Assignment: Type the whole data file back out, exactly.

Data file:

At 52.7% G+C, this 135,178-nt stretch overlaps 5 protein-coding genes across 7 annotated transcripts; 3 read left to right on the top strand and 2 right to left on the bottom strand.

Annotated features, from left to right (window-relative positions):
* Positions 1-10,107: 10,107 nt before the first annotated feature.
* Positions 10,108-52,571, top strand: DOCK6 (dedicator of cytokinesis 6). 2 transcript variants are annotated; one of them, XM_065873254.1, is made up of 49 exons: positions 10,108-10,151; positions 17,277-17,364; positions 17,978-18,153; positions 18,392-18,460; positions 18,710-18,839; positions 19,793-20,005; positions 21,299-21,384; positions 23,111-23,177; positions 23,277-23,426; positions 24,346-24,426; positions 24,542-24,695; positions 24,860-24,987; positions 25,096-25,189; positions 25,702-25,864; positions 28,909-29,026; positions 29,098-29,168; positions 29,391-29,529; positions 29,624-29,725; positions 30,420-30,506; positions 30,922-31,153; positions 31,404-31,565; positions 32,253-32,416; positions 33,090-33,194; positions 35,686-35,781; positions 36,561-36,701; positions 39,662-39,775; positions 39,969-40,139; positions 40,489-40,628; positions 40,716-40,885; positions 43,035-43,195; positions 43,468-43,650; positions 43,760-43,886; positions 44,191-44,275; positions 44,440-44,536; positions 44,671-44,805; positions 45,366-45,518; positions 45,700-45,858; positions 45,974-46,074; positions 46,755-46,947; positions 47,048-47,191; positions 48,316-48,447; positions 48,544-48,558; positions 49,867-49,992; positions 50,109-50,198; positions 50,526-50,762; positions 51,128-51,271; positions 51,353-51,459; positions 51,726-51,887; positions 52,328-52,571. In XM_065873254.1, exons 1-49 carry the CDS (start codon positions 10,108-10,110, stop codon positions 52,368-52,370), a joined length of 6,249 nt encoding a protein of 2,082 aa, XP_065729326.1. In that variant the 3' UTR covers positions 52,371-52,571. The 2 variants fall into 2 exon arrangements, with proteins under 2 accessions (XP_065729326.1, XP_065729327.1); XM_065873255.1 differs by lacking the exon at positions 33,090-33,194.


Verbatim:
At 52.7% G+C, this 135,178-nt stretch overlaps 5 protein-coding genes across 7 annotated transcripts; 3 read left to right on the top strand and 2 right to left on the bottom strand.

Annotated features, from left to right (window-relative positions):
* Positions 1-10,107: 10,107 nt before the first annotated feature.
* Positions 10,108-52,571, top strand: DOCK6 (dedicator of cytokinesis 6). 2 transcript variants are annotated; one of them, XM_065873254.1, is made up of 49 exons: positions 10,108-10,151; positions 17,277-17,364; positions 17,978-18,153; positions 18,392-18,460; positions 18,710-18,839; positions 19,793-20,005; positions 21,299-21,384; positions 23,111-23,177; positions 23,277-23,426; positions 24,346-24,426; positions 24,542-24,695; positions 24,860-24,987; positions 25,096-25,189; positions 25,702-25,864; positions 28,909-29,026; positions 29,098-29,168; positions 29,391-29,529; positions 29,624-29,725; positions 30,420-30,506; positions 30,922-31,153; positions 31,404-31,565; positions 32,253-32,416; positions 33,090-33,194; positions 35,686-35,781; positions 36,561-36,701; positions 39,662-39,775; positions 39,969-40,139; positions 40,489-40,628; positions 40,716-40,885; positions 43,035-43,195; positions 43,468-43,650; positions 43,760-43,886; positions 44,191-44,275; positions 44,440-44,536; positions 44,671-44,805; positions 45,366-45,518; positions 45,700-45,858; positions 45,974-46,074; positions 46,755-46,947; positions 47,048-47,191; positions 48,316-48,447; positions 48,544-48,558; positions 49,867-49,992; positions 50,109-50,198; positions 50,526-50,762; positions 51,128-51,271; positions 51,353-51,459; positions 51,726-51,887; positions 52,328-52,571. In XM_065873254.1, exons 1-49 carry the CDS (start codon positions 10,108-10,110, stop codon positions 52,368-52,370), a joined length of 6,249 nt encoding a protein of 2,082 aa, XP_065729326.1. In that variant the 3' UTR covers positions 52,371-52,571. The 2 variants fall into 2 exon arrangements, with proteins under 2 accessions (XP_065729326.1, XP_065729327.1); XM_065873255.1 differs by lacking the exon at positions 33,090-33,194.